You’re an experienced construction worker. You have your own PPE, steel toed boots for all weather occasions and keep your eyes open for physical safety hazards: falls, scaffold collapse, repetitive motion injuries and more. 

But there are also health hazards you may overlook. Here are 6 things to keep in mind to make sure you stay in tip-top shape. 

Noise Exposure

According to the Occupational Safety and Health Association (OSHA), noise-related hearing loss has been listed as one of the most prevalent occupational health concerns in the United States for more than 25 years. Exposure to high levels of noise can cause permanent hearing loss. Short term exposure to loud noise can also cause a temporary change in hearing (your ears may feel stuffed up) or a ringing in your ears (tinnitus). These short-term problems may go away within a few minutes or hours after leaving the noisy area. However, repeated exposures to loud noise can lead to permanent tinnitus and/or hearing loss. Wearing earmuffs or earplugs can protect your hearing.


Silica is a basic component of sand, quartz and granite rock. Activities such as roof bolting, stonecutting, drilling, brick/block/concrete cutting, asphalt paving, hammering, chipping and sweeping concrete can create an airborne silica exposure hazard. An over exposure to silica results in approximately 300 deaths annually in the construction industry. (www.osha.gov, 2015)

Wood Dust

Breathing wood dust that becomes airborne through sanding and cutting may cause allergic respiratory symptoms, mucosal and non-allergic respiratory symptoms, and cancer. The extent of these hazards and the associated wood types have not been clearly established but safety equipment and reducing exposure are definitely recommended. OSHA has several suggestions for respirators and other work place safety tips to keep you from breathing as much wood dust.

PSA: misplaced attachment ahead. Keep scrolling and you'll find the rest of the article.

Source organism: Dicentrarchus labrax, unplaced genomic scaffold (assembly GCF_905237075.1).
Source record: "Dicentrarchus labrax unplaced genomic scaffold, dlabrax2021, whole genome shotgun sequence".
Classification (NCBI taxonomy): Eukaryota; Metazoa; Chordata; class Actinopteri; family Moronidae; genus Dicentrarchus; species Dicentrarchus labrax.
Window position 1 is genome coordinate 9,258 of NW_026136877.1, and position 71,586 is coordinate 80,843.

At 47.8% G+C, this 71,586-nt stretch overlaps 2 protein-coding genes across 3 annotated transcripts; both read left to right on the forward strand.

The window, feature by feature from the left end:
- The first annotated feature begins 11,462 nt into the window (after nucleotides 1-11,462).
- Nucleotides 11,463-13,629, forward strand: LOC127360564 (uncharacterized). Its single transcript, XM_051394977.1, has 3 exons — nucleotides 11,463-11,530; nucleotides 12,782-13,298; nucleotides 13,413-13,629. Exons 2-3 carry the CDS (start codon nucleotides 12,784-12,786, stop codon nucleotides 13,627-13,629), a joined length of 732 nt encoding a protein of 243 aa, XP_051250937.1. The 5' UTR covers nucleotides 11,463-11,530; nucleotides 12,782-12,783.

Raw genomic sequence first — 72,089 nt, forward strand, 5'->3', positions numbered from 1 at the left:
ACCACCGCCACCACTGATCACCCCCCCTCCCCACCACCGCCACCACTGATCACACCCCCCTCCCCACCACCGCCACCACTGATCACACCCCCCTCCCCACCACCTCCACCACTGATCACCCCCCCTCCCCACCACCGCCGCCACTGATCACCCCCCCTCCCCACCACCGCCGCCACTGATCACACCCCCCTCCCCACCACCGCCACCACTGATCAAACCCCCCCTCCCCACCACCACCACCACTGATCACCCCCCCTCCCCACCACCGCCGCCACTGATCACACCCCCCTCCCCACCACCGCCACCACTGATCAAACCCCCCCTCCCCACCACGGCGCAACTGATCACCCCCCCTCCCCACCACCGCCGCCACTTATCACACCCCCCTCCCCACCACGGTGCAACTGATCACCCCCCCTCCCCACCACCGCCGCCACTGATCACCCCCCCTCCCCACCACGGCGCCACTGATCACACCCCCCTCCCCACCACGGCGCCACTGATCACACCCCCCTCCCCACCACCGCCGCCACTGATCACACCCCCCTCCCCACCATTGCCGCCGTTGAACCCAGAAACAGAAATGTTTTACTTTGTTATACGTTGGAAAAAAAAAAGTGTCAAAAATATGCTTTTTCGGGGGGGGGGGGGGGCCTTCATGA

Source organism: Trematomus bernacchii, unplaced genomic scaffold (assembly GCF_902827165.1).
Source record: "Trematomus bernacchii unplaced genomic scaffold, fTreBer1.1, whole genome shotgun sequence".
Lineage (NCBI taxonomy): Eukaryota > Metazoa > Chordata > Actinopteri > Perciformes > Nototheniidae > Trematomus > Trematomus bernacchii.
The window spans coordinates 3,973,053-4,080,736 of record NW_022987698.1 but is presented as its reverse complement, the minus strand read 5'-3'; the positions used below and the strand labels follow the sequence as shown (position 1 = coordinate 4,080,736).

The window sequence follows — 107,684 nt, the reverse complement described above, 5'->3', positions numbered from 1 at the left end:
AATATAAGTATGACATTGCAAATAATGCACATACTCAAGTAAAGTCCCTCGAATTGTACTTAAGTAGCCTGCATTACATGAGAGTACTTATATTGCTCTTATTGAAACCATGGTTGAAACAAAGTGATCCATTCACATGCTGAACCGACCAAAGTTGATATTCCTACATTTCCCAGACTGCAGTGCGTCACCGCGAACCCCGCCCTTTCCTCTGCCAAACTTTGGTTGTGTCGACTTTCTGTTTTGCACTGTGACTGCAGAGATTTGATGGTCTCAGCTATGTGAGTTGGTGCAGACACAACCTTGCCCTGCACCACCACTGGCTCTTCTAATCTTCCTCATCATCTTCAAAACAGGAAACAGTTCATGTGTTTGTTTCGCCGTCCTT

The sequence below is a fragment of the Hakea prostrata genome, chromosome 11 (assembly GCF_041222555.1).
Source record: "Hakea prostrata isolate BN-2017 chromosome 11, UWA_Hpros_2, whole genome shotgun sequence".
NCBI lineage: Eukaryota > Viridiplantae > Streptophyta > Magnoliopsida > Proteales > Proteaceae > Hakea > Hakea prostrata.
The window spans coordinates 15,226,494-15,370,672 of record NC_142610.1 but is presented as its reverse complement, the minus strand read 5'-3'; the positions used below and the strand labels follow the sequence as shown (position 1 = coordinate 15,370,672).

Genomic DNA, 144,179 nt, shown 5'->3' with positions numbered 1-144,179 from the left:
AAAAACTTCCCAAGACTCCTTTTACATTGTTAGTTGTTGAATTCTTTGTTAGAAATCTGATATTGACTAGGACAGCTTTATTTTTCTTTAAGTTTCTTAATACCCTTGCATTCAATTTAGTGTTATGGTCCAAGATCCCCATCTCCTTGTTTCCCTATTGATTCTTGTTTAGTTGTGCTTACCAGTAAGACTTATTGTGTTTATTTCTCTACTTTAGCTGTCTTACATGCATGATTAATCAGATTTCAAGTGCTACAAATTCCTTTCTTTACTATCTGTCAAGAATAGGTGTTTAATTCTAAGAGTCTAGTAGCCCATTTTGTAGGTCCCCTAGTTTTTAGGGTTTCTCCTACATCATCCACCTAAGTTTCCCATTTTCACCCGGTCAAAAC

Breathing asbestos fibers can cause a loss of lung function that often progresses to disability and death. Asbestos can also cause lung cancer and other diseases such as mesothelioma. PeopleReady will not knowingly send you to a job where asbestos is present. If you are on a job where it is found, do not touch it, leave the site and contact your branch manager immediately. Additional information about asbestos is included in your safety handbook and from OSHA. 


OSHA estimates that approximately 838,000 construction workers may be exposed to various forms of lead in the workplace. Workers are exposed to lead when they are working near the production, use, maintenance, recycling, and disposal of lead material and products. Workers are often exposed during the removal, renovation, or demolition of structures painted with lead pigments. Learn more about how to control your exposure from OSHA. 

Synthetic Mineral Fibers

 Synthetic mineral fibers are made primarily from rock, clay, slag, or glass. These fibers are generally put into three groups into three general groups: fiberglass, mineral wool, and refractory ceramic fibers. There are more than 225,000 workers in the US exposed to synthetic mineral fibers in manufacturing and end-use applications. Learn from OSHA how you can be better prepared for this exposure. 
Your safety is very important to us. PeopleReady hopes these tips help keep you healthy and on the job. Have any other health hazards that may be overlooked, even for the most seasoned construction worker? 

PeopleReady Skilled Trades is a specialized division of PeopleReady, a TrueBlue company (NYSE: TBI). Since 1987, we have connected tradespeople and work across a wide range of trades, including carpentry, electrical, plumbing, welding, solar installations and more. Whether you need a single tradesperson or require a coordinated effort to dispatch skilled workers across multiple projects, we ensure you have the right people with the right tools, on-site and on time.